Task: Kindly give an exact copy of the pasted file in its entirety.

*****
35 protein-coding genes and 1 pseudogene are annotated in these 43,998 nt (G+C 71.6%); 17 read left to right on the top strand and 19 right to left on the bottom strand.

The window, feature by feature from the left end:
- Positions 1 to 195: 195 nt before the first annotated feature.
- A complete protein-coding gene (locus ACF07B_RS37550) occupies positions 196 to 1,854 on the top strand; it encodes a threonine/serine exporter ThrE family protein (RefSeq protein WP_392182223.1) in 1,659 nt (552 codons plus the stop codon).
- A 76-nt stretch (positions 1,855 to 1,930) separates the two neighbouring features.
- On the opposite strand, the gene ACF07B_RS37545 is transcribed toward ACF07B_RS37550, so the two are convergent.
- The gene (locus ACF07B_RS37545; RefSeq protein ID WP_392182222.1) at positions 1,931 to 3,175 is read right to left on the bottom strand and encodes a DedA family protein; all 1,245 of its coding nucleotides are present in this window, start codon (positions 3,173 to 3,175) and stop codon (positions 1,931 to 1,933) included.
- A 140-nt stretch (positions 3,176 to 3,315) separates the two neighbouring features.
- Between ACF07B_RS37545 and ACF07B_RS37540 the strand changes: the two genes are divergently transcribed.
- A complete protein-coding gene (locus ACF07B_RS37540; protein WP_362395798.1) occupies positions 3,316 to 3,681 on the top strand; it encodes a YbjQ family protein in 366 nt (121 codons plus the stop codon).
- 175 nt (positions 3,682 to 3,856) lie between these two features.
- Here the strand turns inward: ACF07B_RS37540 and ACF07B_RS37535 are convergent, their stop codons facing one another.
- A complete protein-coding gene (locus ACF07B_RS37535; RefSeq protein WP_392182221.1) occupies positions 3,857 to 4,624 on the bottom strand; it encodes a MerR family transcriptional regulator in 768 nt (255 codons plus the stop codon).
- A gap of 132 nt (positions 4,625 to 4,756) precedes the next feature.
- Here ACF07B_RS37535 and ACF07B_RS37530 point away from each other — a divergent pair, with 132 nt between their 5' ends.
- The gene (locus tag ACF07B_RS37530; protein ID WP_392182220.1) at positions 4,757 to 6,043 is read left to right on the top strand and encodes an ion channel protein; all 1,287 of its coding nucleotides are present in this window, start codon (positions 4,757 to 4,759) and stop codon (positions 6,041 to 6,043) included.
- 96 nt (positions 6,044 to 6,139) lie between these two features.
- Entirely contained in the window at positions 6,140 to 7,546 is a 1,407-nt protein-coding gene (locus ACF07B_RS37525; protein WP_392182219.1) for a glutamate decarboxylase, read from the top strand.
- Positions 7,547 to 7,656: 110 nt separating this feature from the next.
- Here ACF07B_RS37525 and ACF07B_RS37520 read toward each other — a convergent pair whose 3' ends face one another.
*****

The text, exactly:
35 protein-coding genes and 1 pseudogene are annotated in these 43,998 nt (G+C 71.6%); 17 read left to right on the top strand and 19 right to left on the bottom strand.

The window, feature by feature from the left end:
- Positions 1 to 195: 195 nt before the first annotated feature.
- A complete protein-coding gene (locus ACF07B_RS37550) occupies positions 196 to 1,854 on the top strand; it encodes a threonine/serine exporter ThrE family protein (RefSeq protein WP_392182223.1) in 1,659 nt (552 codons plus the stop codon).
- A 76-nt stretch (positions 1,855 to 1,930) separates the two neighbouring features.
- On the opposite strand, the gene ACF07B_RS37545 is transcribed toward ACF07B_RS37550, so the two are convergent.
- The gene (locus ACF07B_RS37545; RefSeq protein ID WP_392182222.1) at positions 1,931 to 3,175 is read right to left on the bottom strand and encodes a DedA family protein; all 1,245 of its coding nucleotides are present in this window, start codon (positions 3,173 to 3,175) and stop codon (positions 1,931 to 1,933) included.
- A 140-nt stretch (positions 3,176 to 3,315) separates the two neighbouring features.
- Between ACF07B_RS37545 and ACF07B_RS37540 the strand changes: the two genes are divergently transcribed.
- A complete protein-coding gene (locus ACF07B_RS37540; protein WP_362395798.1) occupies positions 3,316 to 3,681 on the top strand; it encodes a YbjQ family protein in 366 nt (121 codons plus the stop codon).
- 175 nt (positions 3,682 to 3,856) lie between these two features.
- Here the strand turns inward: ACF07B_RS37540 and ACF07B_RS37535 are convergent, their stop codons facing one another.
- A complete protein-coding gene (locus ACF07B_RS37535; RefSeq protein WP_392182221.1) occupies positions 3,857 to 4,624 on the bottom strand; it encodes a MerR family transcriptional regulator in 768 nt (255 codons plus the stop codon).
- A gap of 132 nt (positions 4,625 to 4,756) precedes the next feature.
- Here ACF07B_RS37535 and ACF07B_RS37530 point away from each other — a divergent pair, with 132 nt between their 5' ends.
- The gene (locus tag ACF07B_RS37530; protein ID WP_392182220.1) at positions 4,757 to 6,043 is read left to right on the top strand and encodes an ion channel protein; all 1,287 of its coding nucleotides are present in this window, start codon (positions 4,757 to 4,759) and stop codon (positions 6,041 to 6,043) included.
- 96 nt (positions 6,044 to 6,139) lie between these two features.
- Entirely contained in the window at positions 6,140 to 7,546 is a 1,407-nt protein-coding gene (locus ACF07B_RS37525; protein WP_392182219.1) for a glutamate decarboxylase, read from the top strand.
- Positions 7,547 to 7,656: 110 nt separating this feature from the next.
- Here ACF07B_RS37525 and ACF07B_RS37520 read toward each other — a convergent pair whose 3' ends face one another.